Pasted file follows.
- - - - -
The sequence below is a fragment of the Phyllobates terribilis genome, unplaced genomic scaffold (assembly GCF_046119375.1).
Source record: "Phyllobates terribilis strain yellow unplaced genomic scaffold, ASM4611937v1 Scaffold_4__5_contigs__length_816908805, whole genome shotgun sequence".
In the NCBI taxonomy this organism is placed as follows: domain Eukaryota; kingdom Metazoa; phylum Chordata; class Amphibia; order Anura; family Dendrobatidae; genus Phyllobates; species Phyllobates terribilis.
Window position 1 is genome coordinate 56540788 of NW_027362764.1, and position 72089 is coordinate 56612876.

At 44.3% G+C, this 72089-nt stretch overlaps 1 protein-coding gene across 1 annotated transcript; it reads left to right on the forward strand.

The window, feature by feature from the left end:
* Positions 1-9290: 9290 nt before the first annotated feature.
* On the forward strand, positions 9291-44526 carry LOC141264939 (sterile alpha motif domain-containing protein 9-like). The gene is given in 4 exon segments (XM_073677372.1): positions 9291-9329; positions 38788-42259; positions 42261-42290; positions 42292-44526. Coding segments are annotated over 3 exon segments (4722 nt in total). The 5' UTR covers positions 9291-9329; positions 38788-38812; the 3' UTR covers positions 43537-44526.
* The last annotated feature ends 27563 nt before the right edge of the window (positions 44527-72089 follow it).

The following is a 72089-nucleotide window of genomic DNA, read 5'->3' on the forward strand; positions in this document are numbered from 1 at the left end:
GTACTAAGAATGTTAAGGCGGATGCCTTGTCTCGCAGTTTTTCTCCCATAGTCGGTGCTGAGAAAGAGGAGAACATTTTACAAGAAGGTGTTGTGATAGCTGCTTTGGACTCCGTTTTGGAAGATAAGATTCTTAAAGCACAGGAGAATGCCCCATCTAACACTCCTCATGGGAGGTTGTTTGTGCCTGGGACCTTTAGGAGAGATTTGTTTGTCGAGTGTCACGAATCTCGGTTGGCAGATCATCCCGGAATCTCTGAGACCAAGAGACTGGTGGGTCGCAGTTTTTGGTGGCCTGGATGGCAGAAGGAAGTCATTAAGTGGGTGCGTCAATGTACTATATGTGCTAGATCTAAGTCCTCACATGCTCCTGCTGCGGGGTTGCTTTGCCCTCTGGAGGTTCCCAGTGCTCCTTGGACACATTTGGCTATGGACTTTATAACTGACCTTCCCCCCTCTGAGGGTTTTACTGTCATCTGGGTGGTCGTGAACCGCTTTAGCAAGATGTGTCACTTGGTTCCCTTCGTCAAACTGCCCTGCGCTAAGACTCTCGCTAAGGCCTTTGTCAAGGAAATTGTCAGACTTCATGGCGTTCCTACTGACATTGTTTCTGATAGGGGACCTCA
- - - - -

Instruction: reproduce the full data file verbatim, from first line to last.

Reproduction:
The sequence below is a fragment of the Phyllobates terribilis genome, unplaced genomic scaffold (assembly GCF_046119375.1).
Source record: "Phyllobates terribilis strain yellow unplaced genomic scaffold, ASM4611937v1 Scaffold_4__5_contigs__length_816908805, whole genome shotgun sequence".
In the NCBI taxonomy this organism is placed as follows: domain Eukaryota; kingdom Metazoa; phylum Chordata; class Amphibia; order Anura; family Dendrobatidae; genus Phyllobates; species Phyllobates terribilis.
Window position 1 is genome coordinate 56540788 of NW_027362764.1, and position 72089 is coordinate 56612876.

At 44.3% G+C, this 72089-nt stretch overlaps 1 protein-coding gene across 1 annotated transcript; it reads left to right on the forward strand.

The window, feature by feature from the left end:
* Positions 1-9290: 9290 nt before the first annotated feature.
* On the forward strand, positions 9291-44526 carry LOC141264939 (sterile alpha motif domain-containing protein 9-like). The gene is given in 4 exon segments (XM_073677372.1): positions 9291-9329; positions 38788-42259; positions 42261-42290; positions 42292-44526. Coding segments are annotated over 3 exon segments (4722 nt in total). The 5' UTR covers positions 9291-9329; positions 38788-38812; the 3' UTR covers positions 43537-44526.
* The last annotated feature ends 27563 nt before the right edge of the window (positions 44527-72089 follow it).

The following is a 72089-nucleotide window of genomic DNA, read 5'->3' on the forward strand; positions in this document are numbered from 1 at the left end:
GTACTAAGAATGTTAAGGCGGATGCCTTGTCTCGCAGTTTTTCTCCCATAGTCGGTGCTGAGAAAGAGGAGAACATTTTACAAGAAGGTGTTGTGATAGCTGCTTTGGACTCCGTTTTGGAAGATAAGATTCTTAAAGCACAGGAGAATGCCCCATCTAACACTCCTCATGGGAGGTTGTTTGTGCCTGGGACCTTTAGGAGAGATTTGTTTGTCGAGTGTCACGAATCTCGGTTGGCAGATCATCCCGGAATCTCTGAGACCAAGAGACTGGTGGGTCGCAGTTTTTGGTGGCCTGGATGGCAGAAGGAAGTCATTAAGTGGGTGCGTCAATGTACTATATGTGCTAGATCTAAGTCCTCACATGCTCCTGCTGCGGGGTTGCTTTGCCCTCTGGAGGTTCCCAGTGCTCCTTGGACACATTTGGCTATGGACTTTATAACTGACCTTCCCCCCTCTGAGGGTTTTACTGTCATCTGGGTGGTCGTGAACCGCTTTAGCAAGATGTGTCACTTGGTTCCCTTCGTCAAACTGCCCTGCGCTAAGACTCTCGCTAAGGCCTTTGTCAAGGAAATTGTCAGACTTCATGGCGTTCCTACTGACATTGTTTCTGATAGGGGACCTCA